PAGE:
Thursday, November 21, 2013

San Sebastiano

Saint Sebastian: sculpture by by Antonio Giorgetti.
If you visit even a few art galleries or churches in Europe, you will very soon come across Saint Sebastian. In fact, you may very well find yourself overwhelmed by Saint Sebastian, so ubiquitous - and gory - is his image. He's the handsome young man tied to a column, almost naked, and pierced with arrows.

Saint Irene Healing Sebastian's Wounds
Trophime Bigot (source)
You may be pleased to discover that he didn't die of those arrow wounds. Although he was left for dead on the Palantine Hill in Rome, he was rescued by Irene of Rome (who became Saint Irene for her pains). Why had he been tortured? Like so many early Christians, especially under the rule of Emperor Diocletian, he had earned the Emperor's wrath by preaching Christianity. In fact, he was a soldier - a  Praetorian Guard, no less. He came from a well-to-do family who had raised him as a Christian. When he joined the army - the Roman Emperor's troops - he proceed to evangelise anyone he could. He also performed quite a few miracles along the way, such as curing a deaf-mute woman.

Lodovico Carracci, the rare subject of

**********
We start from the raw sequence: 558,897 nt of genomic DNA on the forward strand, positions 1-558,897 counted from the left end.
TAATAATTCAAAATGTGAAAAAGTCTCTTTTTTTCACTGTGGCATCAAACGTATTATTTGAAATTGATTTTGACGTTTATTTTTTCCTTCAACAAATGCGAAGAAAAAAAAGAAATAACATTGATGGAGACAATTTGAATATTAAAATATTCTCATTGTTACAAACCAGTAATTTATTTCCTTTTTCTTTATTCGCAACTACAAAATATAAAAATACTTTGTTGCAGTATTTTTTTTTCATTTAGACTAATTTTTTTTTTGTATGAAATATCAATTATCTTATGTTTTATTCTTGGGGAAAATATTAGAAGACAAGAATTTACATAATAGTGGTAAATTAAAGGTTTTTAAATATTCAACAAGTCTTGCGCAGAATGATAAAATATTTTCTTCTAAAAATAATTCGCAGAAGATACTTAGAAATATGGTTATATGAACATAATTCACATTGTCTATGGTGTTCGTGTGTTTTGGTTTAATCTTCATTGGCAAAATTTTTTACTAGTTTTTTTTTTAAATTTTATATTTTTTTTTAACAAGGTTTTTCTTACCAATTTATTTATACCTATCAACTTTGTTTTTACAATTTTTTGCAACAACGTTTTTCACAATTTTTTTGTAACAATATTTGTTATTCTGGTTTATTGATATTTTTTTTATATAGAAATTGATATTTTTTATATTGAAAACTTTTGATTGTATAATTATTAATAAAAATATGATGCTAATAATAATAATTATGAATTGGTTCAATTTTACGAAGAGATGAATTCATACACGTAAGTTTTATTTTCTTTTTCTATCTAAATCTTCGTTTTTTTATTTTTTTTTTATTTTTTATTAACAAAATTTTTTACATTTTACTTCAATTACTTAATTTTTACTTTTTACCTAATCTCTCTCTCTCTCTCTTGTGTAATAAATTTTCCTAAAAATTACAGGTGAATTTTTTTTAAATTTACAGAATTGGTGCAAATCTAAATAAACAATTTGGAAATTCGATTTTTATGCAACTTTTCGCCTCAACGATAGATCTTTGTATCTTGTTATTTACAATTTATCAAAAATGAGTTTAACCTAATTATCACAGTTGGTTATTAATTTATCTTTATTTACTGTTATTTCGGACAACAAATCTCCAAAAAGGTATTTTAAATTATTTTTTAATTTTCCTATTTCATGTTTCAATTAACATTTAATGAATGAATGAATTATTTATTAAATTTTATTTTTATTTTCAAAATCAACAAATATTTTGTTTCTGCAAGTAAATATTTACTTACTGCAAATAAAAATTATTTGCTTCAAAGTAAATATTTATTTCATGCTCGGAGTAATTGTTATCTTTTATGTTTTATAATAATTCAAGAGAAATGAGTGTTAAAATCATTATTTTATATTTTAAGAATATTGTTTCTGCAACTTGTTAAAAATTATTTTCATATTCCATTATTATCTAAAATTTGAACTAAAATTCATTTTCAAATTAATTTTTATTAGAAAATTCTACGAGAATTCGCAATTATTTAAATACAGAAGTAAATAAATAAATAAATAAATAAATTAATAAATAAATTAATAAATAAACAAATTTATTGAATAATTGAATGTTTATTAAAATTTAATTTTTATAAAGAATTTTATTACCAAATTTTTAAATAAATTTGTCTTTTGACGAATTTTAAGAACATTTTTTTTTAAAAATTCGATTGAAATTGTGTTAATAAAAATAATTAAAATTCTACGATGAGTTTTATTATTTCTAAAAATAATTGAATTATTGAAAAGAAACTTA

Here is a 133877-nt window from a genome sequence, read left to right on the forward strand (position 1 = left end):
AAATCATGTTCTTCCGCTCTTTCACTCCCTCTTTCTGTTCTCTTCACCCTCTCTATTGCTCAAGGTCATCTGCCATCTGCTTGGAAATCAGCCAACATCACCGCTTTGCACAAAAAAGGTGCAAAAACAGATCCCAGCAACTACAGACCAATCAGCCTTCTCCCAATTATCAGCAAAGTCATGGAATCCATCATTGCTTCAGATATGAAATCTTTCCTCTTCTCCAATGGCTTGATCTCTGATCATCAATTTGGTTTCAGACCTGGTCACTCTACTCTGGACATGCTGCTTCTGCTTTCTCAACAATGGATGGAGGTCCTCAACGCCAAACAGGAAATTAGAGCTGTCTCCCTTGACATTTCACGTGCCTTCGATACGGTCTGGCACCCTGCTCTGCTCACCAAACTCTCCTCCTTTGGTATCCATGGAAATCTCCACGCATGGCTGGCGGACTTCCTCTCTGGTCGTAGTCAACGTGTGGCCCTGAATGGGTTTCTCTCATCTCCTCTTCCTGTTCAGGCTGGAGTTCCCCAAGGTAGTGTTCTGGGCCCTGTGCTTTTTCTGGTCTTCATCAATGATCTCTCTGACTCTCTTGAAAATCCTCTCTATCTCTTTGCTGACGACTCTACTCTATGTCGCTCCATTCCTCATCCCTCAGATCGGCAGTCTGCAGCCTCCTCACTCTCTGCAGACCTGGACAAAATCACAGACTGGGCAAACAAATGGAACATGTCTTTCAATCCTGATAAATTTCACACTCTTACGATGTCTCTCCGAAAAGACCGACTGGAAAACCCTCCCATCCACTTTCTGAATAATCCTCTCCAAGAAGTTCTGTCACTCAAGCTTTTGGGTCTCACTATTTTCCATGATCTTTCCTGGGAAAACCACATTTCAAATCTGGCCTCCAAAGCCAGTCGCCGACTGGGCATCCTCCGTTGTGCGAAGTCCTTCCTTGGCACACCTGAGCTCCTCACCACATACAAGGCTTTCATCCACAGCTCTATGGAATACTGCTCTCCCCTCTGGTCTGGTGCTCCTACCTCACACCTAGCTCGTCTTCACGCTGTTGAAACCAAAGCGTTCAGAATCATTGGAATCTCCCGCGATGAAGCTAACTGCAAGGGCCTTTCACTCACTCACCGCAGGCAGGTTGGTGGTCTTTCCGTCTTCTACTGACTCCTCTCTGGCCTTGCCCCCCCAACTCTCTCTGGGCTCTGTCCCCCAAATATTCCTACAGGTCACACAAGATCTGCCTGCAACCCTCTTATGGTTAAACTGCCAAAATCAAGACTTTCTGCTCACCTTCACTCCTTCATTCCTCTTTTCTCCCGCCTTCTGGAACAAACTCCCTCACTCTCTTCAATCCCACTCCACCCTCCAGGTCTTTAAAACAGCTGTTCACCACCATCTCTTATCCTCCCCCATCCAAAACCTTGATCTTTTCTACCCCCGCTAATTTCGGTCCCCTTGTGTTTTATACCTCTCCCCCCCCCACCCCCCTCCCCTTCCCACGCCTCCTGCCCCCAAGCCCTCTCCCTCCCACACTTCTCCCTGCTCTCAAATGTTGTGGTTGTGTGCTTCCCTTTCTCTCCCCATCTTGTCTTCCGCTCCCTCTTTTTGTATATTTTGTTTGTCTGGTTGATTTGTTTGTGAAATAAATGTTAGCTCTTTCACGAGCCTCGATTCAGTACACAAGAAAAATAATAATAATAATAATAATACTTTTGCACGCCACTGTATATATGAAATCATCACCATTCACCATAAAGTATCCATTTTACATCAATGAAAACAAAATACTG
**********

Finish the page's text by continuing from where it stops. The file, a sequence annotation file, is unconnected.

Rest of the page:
St. Sebastian Thrown into the Cloaca Maxima (1612)
So, as was the fate of many early Christian martyrs, Diocletian had him tortured. When the Emperor found out about his survival he had Sebastian clubbed to death and tossed off a cliff. His body was supposed to be inaccessible, in a pit, but divine intervention enabled the early Christians to find him, and they buried him outside the walls of Rome, in the Catacombs - today called the Catacombs of San Sebastiano. The year was 288 AD. Because Sebastian had been thought to have been killed by the arrows, and yet was not, and then later was killed by the same emperor who had ordered him shot, he is sometimes known as the saint who was martyred twice.

Basilica of Saint Sebastian Outside the Walls
Interior of the Basilica.
Today his remains have been brought up from the Catacombs to a Basilica built just above them - the Basilica of Saint Sebastian Outside the Walls, originally built in the 4th century AD. He - or bits of him - lie in a Baroque chapel decorated with a large marble sculpture of the saint - pierced, for all eternity, by cruel metal arrows. The sculpture of Saint Sebastian is by Antonio Giorgetti. The Relics Chapel directly across the nave houses one of the arrows which struck St. Sebastian, and part of the column to which he was tied during the martyrdom. Here is also kept the stone carrying the alleged footprints of Jesus related to the episode of "Quo vadis?" in the apocryphal Acts of Peter.

And he was such a handsome boy. He's the patron saint of soldiers and athletes, and can be relied upon to help stop the plague.

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